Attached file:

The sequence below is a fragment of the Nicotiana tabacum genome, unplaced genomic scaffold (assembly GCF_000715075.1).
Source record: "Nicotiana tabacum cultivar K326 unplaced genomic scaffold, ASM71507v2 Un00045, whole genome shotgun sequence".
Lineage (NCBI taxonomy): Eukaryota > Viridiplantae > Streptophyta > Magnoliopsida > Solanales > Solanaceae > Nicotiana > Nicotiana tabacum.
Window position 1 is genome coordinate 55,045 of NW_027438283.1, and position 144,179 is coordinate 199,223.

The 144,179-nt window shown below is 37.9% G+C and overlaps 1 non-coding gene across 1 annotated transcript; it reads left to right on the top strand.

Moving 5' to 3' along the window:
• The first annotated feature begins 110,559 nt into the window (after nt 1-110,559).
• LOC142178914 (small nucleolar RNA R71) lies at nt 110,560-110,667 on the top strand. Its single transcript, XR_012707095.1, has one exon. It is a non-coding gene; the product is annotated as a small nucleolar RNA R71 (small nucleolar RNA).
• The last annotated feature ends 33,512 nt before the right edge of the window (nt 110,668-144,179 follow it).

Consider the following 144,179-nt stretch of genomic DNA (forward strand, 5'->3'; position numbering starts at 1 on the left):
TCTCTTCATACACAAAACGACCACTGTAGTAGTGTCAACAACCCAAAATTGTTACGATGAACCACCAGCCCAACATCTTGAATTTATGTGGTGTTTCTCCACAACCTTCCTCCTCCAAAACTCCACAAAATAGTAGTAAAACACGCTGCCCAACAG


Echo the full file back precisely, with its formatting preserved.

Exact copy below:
The sequence below is a fragment of the Nicotiana tabacum genome, unplaced genomic scaffold (assembly GCF_000715075.1).
Source record: "Nicotiana tabacum cultivar K326 unplaced genomic scaffold, ASM71507v2 Un00045, whole genome shotgun sequence".
Lineage (NCBI taxonomy): Eukaryota > Viridiplantae > Streptophyta > Magnoliopsida > Solanales > Solanaceae > Nicotiana > Nicotiana tabacum.
Window position 1 is genome coordinate 55,045 of NW_027438283.1, and position 144,179 is coordinate 199,223.

The 144,179-nt window shown below is 37.9% G+C and overlaps 1 non-coding gene across 1 annotated transcript; it reads left to right on the top strand.

Moving 5' to 3' along the window:
• The first annotated feature begins 110,559 nt into the window (after nt 1-110,559).
• LOC142178914 (small nucleolar RNA R71) lies at nt 110,560-110,667 on the top strand. Its single transcript, XR_012707095.1, has one exon. It is a non-coding gene; the product is annotated as a small nucleolar RNA R71 (small nucleolar RNA).
• The last annotated feature ends 33,512 nt before the right edge of the window (nt 110,668-144,179 follow it).

Consider the following 144,179-nt stretch of genomic DNA (forward strand, 5'->3'; position numbering starts at 1 on the left):
TCTCTTCATACACAAAACGACCACTGTAGTAGTGTCAACAACCCAAAATTGTTACGATGAACCACCAGCCCAACATCTTGAATTTATGTGGTGTTTCTCCACAACCTTCCTCCTCCAAAACTCCACAAAATAGTAGTAAAACACGCTGCCCAACAG